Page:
7. Tiny Planet Photos is a novelty app that is really only fun a few times. It turns your photos into a … you guessed it, a “tiny planet.” You have to have the right style of photo for it to work right. Here’s my best photo, with the “early bird” filter applied using Instagram. Price: free.
  8. 360 Panorama is another app that has a great concept, but is a little difficult to get good results. The app creates a full 360 degree panorama in real-time. You just hold the phone out and hit record. Kind of fun, but I think I wasted my money on this one. Price: $1.99.
  9. AutoStitch is similar to 360 Panorama, but it does not capture the image in real time. Instead, the users takes several photos and then lets the app stitch them together automatically. This is definitely a cool app and very easy to use. Price: $1.99.
  10. Halftone is another novelty app for bringing a little life to your pictures. The app provides several comic book-like filters and the ability to add captions and thought bubbles to photos. Definitely a fun app. Price: $0.99.
  11. Photosynth is another real-time panoramic photo app developed by Microsoft. It has a five-star rating, but I find it a little difficult to use. The most recent upgrade allows users to submit photos to Bing maps. Try it out for yourself. Price: free.
  12. Postagram is an awesome app similar to SnapShot Postcard. What sets this app apart is the ability to choose photos from your phone, Facebook or Instagram. Additionally, you can add a personal message, save addresses and the photo pops out of the card! Also, an online version of the card is saved as well and the recipient can easily post it on Facebook or thank the sender. If you have Instagram, this is a must have. I send Postagrams as thank you notes all the time. Price: free. *Bonus – follow this link and you and I will both get a credit to send a free card: http://sincerely.com/u/2oo4s6.
  13. WordFoto is a really cool app that acts as a word cloud for photos. Take any photo, add some text and the image automatically converts to words. Sort of a hard concept to explain, so look at some images created here. Price: $1.99.

What I’ve Learned from Using QR Codes

Intrigued? Scan this QR code with your mobile device to see where it takes you!

Intrigued? Scan this QR code with your mobile device to see where it takes you!

QR codes are the latest marketing craze. The QR, or Quick-Response, code was invented in 1994 by a Japanese company called DENSO Corp., a subsidy of Toyota and was initially used to track parts in vehicle manufacturing. Though QR codes have been commonplace in Japan for some time, they are only just now becoming popular in the United States. With over 73 million smartphone users in the US, marketers are embracing the technology in some very unique ways. In this post, I will give a few examples of how I have used QR codes at KVSC 88.1FM, at a personal level and what I have learned along the way.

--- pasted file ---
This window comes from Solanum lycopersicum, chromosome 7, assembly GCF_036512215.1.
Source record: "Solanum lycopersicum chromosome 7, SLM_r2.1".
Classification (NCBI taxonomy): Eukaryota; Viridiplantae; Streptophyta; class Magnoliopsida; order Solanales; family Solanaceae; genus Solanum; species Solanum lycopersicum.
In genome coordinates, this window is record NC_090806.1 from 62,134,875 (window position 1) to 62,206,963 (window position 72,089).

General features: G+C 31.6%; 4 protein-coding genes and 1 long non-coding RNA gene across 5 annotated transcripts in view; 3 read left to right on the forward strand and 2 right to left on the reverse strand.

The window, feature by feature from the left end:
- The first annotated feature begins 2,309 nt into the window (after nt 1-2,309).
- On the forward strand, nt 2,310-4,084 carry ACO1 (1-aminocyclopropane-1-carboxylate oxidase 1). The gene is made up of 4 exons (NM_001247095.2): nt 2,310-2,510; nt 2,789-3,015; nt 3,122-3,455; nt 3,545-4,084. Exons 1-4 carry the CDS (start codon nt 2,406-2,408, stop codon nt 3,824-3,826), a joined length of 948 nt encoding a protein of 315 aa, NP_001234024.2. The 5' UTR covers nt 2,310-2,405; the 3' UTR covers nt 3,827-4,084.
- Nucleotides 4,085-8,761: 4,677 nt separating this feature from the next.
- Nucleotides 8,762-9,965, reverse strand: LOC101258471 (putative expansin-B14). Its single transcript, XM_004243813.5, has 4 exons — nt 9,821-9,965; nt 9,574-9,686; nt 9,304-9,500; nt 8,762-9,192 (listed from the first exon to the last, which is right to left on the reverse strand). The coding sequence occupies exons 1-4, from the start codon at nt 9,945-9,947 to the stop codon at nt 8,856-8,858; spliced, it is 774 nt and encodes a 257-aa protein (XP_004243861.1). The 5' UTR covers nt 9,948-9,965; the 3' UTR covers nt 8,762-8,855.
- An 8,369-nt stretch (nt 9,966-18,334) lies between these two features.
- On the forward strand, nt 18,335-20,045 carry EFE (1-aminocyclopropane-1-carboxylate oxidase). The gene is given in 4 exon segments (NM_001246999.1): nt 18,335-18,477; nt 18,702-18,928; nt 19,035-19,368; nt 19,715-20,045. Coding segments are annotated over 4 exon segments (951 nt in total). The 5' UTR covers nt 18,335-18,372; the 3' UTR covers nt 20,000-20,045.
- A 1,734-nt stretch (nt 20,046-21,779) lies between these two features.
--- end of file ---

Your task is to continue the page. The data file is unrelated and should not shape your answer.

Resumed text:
My first venture with QR codes was in promoting “Superheroes of Trivia,” KVSC’s annual Trivia Weekend. The poster I was designing for the event was to resemble a retro comic book with a modern twist. After I had placed a traditional (non-scanable) bar code at the upper left of the poster to make it look more like a comic book, I got the idea to make it interactive by using a QR code.

Superheroes of Trivia Table Tent.

I used a QR code in a table tent for Trivia Weekend.

The idea was simple enough; I would place a QR code on the poster and have it link to an MP3 file that could be changed out with different audio files. This seemed like a great idea because this was for a radio station that was running a three-part promo on air and we could use the poster to bridge a connection to the series. However, it didn’t quite work out. The QR code worked fine, but the audio file would only play on Apple devices. When the audio file was opened on any other device, it would not play due to some type of Apple encryption with MP3 files. So I learned two things:

1. Always test your QR code on multiple devices/operating systems.

2. It’s better to link to an HTML document with an embedded audio file than to link directly to the source.

Also for Trivia Weekend, I placed a QR code on a table tent (shown above) encouraging students to volunteer for the event. The QR code simply linked to our volunteer resource page on the KVSC website. Though not as cool as opening an audio file to be entertained by a three-part trivia epic, the QR code on the table tent raised curiosity and drove traffic to kvsc.org.

QR Codes on Business Cards

On my business card, I used a QR code to link to my online portfolio.